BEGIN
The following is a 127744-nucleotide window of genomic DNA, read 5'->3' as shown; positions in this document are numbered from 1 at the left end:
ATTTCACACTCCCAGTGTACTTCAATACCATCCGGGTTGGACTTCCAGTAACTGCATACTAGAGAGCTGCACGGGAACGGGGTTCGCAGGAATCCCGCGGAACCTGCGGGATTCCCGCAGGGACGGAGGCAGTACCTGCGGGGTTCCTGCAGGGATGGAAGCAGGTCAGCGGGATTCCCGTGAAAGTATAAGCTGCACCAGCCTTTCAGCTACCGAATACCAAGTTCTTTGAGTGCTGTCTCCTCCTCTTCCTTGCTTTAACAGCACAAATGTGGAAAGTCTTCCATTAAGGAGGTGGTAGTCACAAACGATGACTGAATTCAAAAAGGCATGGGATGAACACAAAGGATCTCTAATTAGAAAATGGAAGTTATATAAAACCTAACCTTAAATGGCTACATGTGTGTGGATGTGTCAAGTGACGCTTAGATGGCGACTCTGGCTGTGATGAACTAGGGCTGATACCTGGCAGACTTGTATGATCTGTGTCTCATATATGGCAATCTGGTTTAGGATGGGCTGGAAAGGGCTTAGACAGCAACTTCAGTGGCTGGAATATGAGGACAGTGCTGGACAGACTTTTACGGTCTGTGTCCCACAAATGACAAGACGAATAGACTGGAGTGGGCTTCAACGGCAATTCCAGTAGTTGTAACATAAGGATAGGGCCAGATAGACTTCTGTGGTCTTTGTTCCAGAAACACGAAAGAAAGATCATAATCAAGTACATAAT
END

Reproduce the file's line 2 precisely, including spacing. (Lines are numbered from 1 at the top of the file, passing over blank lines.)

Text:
ATTTCACACTCCCAGTGTACTTCAATACCATCCGGGTTGGACTTCCAGTAACTGCATACTAGAGAGCTGCACGGGAACGGGGTTCGCAGGAATCCCGCGGAACCTGCGGGATTCCCGCAGGGACGGAGGCAGTACCTGCGGGGTTCCTGCAGGGATGGAAGCAGGTCAGCGGGATTCCCGTGAAAGTATAAGCTGCACCAGCCTTTCAGCTACCGAATACCAAGTTCTTTGAGTGCTGTCTCCTCCTCTTCCTTGCTTTAACAGCACAAATGTGGAAAGTCTTCCATTAAGGAGGTGGTAGTCACAAACGATGACTGAATTCAAAAAGGCATGGGATGAACACAAAGGATCTCTAATTAGAAAATGGAAGTTATATAAAACCTAACCTTAAATGGCTACATGTGTGTGGATGTGTCAAGTGACGCTTAGATGGCGACTCTGGCTGTGATGAACTAGGGCTGATACCTGGCAGACTTGTATGATCTGTGTCTCATATATGGCAATCTGGTTTAGGATGGGCTGGAAAGGGCTTAGACAGCAACTTCAGTGGCTGGAATATGAGGACAGTGCTGGACAGACTTTTACGGTCTGTGTCCCACAAATGACAAGACGAATAGACTGGAGTGGGCTTCAACGGCAATTCCAGTAGTTGTAACATAAGGATAGGGCCAGATAGACTTCTGTGGTCTTTGTTCCAGAAACACGAAAGAAAGATCATAATCAAGTACATAAT